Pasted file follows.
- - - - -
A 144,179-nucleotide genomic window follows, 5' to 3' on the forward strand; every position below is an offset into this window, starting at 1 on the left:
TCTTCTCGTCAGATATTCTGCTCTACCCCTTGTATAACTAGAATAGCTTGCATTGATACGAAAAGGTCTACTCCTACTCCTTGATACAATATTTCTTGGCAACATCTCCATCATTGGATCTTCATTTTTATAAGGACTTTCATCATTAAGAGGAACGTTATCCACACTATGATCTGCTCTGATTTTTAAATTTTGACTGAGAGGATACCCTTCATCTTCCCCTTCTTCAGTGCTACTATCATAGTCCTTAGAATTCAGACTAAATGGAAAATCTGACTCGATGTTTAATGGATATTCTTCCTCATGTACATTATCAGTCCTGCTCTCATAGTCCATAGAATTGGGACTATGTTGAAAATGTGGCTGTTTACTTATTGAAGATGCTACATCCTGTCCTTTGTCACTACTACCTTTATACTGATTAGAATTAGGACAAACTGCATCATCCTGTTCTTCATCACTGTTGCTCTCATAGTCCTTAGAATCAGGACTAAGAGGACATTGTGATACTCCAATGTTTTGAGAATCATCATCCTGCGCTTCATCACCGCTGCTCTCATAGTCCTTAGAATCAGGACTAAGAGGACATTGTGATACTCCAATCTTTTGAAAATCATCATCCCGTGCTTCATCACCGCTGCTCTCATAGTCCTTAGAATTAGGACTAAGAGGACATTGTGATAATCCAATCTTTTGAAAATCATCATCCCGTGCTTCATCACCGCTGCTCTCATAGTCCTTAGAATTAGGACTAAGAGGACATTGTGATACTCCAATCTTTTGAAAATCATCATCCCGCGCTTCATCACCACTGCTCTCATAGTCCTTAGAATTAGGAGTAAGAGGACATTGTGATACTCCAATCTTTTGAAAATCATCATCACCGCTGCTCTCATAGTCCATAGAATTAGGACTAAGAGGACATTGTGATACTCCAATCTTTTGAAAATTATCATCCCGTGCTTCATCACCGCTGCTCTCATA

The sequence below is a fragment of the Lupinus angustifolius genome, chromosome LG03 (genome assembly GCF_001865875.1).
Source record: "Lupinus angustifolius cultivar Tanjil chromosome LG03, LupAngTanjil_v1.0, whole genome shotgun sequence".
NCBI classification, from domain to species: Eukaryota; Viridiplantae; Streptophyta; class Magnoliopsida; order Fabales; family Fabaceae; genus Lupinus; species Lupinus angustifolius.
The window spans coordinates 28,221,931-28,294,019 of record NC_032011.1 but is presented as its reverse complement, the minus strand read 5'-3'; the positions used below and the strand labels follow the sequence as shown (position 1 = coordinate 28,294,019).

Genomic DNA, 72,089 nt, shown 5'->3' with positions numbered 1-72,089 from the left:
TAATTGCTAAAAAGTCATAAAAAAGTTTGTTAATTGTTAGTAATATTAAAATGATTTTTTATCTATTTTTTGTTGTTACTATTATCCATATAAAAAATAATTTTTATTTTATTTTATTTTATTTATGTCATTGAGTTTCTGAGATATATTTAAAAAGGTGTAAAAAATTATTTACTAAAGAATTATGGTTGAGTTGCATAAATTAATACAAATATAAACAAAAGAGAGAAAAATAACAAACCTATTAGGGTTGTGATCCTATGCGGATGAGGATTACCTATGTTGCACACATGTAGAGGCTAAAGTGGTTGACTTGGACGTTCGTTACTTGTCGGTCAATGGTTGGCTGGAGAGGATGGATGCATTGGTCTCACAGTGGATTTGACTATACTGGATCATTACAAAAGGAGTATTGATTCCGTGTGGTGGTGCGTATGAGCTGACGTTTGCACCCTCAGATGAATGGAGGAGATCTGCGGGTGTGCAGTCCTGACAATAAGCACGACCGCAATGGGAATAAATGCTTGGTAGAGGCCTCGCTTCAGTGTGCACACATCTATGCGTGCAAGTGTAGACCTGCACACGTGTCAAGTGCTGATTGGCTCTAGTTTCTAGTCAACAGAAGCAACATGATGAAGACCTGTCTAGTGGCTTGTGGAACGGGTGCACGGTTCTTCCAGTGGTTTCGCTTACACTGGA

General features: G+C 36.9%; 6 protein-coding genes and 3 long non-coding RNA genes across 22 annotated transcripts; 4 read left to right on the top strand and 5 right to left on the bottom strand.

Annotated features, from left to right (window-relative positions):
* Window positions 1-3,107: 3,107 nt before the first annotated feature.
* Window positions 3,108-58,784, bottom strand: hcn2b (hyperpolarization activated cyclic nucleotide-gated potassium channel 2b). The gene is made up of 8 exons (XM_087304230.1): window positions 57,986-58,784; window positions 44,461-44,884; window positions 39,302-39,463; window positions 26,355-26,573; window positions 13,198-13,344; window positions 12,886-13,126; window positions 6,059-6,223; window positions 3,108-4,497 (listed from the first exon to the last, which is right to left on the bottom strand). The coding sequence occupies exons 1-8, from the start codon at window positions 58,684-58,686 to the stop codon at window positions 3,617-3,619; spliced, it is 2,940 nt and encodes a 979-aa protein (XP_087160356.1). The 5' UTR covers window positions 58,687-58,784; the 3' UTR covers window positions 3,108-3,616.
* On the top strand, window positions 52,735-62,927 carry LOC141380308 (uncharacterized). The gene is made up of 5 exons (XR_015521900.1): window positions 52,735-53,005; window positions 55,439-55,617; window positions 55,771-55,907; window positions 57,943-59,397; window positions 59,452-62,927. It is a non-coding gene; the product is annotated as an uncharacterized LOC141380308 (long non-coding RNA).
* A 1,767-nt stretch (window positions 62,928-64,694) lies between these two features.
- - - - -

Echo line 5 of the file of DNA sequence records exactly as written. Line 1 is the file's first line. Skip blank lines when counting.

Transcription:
NCBI classification, from domain to species: Eukaryota; Viridiplantae; Streptophyta; class Magnoliopsida; order Fabales; family Fabaceae; genus Lupinus; species Lupinus angustifolius.